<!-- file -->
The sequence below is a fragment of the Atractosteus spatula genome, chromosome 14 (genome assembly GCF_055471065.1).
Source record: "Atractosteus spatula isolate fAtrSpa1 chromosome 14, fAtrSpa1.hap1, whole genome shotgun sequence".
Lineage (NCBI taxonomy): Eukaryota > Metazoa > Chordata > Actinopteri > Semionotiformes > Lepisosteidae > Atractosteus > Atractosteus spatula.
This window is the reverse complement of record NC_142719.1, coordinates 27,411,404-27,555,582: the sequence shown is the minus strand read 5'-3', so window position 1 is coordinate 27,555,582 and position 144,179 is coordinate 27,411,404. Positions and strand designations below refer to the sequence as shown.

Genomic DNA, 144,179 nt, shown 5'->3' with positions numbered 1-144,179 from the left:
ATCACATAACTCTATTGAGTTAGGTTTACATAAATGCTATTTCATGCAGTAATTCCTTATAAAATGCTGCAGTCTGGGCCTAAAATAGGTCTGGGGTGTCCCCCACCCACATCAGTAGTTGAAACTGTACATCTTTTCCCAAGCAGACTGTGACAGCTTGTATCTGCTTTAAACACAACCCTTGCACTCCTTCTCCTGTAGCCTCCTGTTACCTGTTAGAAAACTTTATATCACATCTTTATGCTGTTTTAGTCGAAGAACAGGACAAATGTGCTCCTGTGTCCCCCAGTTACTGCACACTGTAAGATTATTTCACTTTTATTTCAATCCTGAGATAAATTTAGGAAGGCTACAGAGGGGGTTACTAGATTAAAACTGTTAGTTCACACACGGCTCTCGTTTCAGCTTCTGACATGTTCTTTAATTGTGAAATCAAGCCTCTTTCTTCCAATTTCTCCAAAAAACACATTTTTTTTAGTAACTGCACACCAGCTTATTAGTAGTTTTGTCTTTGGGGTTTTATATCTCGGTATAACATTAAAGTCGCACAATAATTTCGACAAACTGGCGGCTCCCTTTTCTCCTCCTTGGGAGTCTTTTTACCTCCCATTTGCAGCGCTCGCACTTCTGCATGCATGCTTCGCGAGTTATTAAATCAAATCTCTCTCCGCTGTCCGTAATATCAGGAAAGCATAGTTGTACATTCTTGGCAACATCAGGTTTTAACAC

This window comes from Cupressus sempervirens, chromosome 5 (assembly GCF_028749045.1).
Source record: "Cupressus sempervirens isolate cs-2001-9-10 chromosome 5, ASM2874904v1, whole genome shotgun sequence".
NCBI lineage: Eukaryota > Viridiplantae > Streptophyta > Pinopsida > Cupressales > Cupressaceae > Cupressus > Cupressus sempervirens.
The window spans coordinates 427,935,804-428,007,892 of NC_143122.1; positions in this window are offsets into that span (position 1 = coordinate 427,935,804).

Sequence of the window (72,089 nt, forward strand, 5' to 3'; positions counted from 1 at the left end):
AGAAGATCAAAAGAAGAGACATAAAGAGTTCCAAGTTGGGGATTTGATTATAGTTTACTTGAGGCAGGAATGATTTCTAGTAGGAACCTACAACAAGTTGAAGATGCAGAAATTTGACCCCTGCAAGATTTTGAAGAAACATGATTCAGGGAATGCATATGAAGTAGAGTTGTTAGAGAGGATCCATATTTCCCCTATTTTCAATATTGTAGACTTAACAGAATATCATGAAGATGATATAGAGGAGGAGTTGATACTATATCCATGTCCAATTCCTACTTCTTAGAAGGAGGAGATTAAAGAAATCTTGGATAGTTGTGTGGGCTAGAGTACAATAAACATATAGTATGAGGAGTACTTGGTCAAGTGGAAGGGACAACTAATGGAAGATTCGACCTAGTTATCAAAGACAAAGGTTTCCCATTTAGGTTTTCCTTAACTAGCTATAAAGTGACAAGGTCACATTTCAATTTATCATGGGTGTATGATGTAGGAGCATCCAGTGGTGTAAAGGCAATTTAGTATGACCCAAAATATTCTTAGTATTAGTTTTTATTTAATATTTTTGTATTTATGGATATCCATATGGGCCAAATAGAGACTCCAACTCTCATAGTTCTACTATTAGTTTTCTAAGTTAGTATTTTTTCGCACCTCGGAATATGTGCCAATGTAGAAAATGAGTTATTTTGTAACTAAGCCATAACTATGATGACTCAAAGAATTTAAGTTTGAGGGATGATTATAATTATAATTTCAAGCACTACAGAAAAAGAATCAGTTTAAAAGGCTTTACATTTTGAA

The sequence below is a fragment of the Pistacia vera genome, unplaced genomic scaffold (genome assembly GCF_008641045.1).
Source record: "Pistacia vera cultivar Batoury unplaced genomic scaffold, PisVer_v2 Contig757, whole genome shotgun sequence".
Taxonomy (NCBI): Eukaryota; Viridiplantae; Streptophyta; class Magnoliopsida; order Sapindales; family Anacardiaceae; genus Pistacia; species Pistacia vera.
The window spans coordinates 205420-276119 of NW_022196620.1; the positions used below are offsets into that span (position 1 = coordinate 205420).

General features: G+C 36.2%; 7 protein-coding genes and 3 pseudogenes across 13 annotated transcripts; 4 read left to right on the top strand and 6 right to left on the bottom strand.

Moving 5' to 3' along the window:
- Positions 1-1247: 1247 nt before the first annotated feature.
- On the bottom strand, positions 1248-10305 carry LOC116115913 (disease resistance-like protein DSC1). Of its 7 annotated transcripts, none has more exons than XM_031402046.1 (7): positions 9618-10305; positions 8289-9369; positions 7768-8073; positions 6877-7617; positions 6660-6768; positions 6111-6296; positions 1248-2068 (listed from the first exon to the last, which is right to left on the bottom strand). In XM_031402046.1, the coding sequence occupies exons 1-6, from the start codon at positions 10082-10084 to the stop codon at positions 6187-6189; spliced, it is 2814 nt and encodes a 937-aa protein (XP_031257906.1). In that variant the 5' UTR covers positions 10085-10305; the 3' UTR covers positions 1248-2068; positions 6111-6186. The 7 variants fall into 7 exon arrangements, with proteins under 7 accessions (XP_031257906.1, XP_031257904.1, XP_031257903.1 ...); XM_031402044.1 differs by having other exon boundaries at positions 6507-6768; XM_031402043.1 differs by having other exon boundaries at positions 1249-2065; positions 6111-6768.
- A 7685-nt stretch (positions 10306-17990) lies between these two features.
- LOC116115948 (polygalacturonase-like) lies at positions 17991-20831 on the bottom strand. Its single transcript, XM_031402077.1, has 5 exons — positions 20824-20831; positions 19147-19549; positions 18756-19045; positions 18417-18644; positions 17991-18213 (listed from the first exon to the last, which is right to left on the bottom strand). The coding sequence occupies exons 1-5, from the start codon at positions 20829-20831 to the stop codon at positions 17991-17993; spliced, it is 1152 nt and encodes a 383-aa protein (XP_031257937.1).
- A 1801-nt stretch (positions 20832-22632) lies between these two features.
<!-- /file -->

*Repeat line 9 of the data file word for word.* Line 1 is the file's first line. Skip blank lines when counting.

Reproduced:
NCBI lineage: Eukaryota > Viridiplantae > Streptophyta > Pinopsida > Cupressales > Cupressaceae > Cupressus > Cupressus sempervirens.